We agree, however, that it is appropriate to apply somewhat different requirements to uses and disclosures of protected health information permitted by this rule. We therefore modify the application of the minimum necessary standard to accomplish this. See the preamble to § 164.514 for a discussion of these changes.

Comment: A commenter argued that the development, implementation, and use of integrated computer-based patient medical record systems, which requires efficient information sharing, will likely be impeded by regulatory restrictions on the "use" of protected health information and by the minimum necessary standard.

Response: We have modified the proposed approach to regulating "uses" of protected health information within an entity, and believe our policy is compatible with the development and implementation of computer-based medical record systems. In fact, we drew part of the revised policy on "minimum necessary" use of protected health information from the role-based access approach used in several computer-based records systems today. These policies are described further in§ 164.514.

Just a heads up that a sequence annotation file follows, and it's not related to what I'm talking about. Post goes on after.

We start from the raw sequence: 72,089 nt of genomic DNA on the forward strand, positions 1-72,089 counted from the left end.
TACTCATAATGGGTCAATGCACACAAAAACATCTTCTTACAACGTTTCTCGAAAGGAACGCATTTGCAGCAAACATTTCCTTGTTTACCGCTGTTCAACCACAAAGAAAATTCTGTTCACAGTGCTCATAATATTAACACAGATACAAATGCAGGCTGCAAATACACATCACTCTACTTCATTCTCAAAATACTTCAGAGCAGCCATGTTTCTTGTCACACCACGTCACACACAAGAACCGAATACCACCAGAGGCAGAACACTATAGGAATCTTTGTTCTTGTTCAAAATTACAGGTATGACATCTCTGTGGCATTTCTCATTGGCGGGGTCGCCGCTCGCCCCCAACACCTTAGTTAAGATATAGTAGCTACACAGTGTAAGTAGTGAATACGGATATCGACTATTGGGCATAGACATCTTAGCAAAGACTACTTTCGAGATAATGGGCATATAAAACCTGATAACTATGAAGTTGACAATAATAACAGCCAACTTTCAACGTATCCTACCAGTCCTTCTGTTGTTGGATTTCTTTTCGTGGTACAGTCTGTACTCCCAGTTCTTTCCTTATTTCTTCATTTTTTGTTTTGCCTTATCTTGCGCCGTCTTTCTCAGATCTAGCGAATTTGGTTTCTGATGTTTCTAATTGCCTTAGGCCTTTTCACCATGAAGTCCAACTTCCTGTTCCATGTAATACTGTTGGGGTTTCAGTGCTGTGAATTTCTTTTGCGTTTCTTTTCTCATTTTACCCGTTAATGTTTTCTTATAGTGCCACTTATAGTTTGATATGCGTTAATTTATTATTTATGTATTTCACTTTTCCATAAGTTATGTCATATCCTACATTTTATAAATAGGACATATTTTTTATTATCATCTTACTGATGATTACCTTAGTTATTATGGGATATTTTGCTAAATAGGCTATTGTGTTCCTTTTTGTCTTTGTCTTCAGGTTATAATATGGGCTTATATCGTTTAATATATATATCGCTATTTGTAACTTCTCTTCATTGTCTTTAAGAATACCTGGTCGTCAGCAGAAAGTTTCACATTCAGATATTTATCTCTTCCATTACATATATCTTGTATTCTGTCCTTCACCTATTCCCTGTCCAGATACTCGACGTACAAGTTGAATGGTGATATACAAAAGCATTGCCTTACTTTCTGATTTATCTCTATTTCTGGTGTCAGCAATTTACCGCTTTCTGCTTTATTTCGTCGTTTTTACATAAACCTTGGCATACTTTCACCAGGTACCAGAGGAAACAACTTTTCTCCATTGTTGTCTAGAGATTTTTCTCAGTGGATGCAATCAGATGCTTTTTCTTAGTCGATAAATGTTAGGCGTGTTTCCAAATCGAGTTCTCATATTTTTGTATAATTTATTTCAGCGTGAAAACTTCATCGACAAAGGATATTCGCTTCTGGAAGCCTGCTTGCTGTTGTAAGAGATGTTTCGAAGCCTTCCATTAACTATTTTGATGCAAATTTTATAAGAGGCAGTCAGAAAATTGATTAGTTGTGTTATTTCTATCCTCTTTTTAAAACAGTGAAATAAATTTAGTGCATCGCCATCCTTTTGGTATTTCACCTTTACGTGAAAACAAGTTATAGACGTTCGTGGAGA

Comment: One commenter asked that the general rules for uses and disclosures be amended to permit covered entities to disclose protected health information for purposes relating to property and casualty benefits. The commenter argued that the proposal could affect its ability to obtain protected health information from covered entities, thereby constricting the flow of medical information needed to administer property and casualty benefits, particularly in the workers' compensation context. It was stated that this could seriously impede property and casualty benefit providers' ability to conduct business in accordance with state law.